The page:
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Niakosari F, Kahn HJ, Marks A, From L. Detection of Lymphatic Invasion in Primary Melanoma With Monoclonal Antibody D2-40: A New Selective Immunohistochemical Marker of Lymphatic Endothelium. Arch Dermatol. 2005;141(4):440–444. doi:10.1001/archderm.141.4.440
To identify the presence of lymphatic invasion in primary cutaneous melanoma using monoclonal antibody D2-40, a marker of lymphatic endothelium, and to correlate the presence of lymphatic invasion with other clinicopathologic characteristics of the tumors.
Retrospective melanoma case series study comparing conventional hematoxylin-eosin staining with D2-40 immunostaining for detection of lymphatic invasion.
Departments of Pathology and Dermatology, Sunnybrook and Women’s College Health Sciences Center, University of Toronto, Toronto, Ontario.
Forty-four consecutive cases of primary cutaneous melanoma with a tumor thickness greater than 0.75 mm were examined for presence of lymphatic invasion.
Seven (16%) of 44 melanomas showed the presence of lymphatic invasion under immunostaining with D2-40. In 2 cases, subepidermal lymphatic involvement was present; in 5 cases lymphatic invasion was noted within the tumor, including 1 case of additional lymphatic invasion at the invasive edge of the tumor. Lymphatic invasion was not detected on routine hematoxylin-eosin staining. We observed a trend in the association between lymphatic invasion and 2 markers of tumor aggressiveness, namely, a deeper Clark level and increased frequency of ulceration, which suggests that lymphatic invasion detected with D2-40 may indicate a poor prognosis.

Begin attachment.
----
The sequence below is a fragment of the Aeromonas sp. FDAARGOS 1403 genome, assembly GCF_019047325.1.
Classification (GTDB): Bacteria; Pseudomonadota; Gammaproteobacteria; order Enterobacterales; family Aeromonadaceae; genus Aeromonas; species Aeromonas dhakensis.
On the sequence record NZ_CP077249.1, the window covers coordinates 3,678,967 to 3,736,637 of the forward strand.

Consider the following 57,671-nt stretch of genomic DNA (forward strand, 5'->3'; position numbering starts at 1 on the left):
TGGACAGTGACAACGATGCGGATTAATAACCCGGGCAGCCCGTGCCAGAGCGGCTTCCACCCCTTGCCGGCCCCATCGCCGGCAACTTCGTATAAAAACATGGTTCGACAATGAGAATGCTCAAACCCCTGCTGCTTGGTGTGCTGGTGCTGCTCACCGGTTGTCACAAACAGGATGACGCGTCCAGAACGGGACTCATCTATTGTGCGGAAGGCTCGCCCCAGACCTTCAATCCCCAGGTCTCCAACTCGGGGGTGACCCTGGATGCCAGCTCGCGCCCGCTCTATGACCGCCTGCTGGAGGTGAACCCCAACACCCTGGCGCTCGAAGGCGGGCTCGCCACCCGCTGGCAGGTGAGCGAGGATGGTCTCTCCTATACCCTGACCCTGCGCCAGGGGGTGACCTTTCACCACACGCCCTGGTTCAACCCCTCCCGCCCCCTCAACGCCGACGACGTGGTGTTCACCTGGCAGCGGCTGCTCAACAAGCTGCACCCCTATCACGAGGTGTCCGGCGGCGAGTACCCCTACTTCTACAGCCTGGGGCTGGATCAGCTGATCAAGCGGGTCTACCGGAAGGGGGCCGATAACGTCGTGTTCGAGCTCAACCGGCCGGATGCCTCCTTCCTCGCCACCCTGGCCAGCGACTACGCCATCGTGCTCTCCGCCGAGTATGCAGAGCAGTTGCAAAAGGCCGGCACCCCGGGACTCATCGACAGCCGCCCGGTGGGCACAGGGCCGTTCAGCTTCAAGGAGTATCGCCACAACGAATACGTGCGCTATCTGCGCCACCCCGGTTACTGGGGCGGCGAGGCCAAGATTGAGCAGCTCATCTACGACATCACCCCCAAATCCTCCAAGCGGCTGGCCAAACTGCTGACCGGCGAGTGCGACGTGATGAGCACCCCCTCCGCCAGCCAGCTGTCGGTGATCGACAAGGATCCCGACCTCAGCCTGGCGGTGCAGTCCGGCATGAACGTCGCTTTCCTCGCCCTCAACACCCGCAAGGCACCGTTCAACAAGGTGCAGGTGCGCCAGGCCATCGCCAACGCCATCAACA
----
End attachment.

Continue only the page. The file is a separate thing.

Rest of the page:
Immunostaining with D2-40 increases the frequency of detection of lymphatic invasion relative to conventional hematoxylin-eosin staining in primary melanoma. Future outcome data will determine the prognostic significance of lymphatic invasion detected by D2-40 immunostaining.
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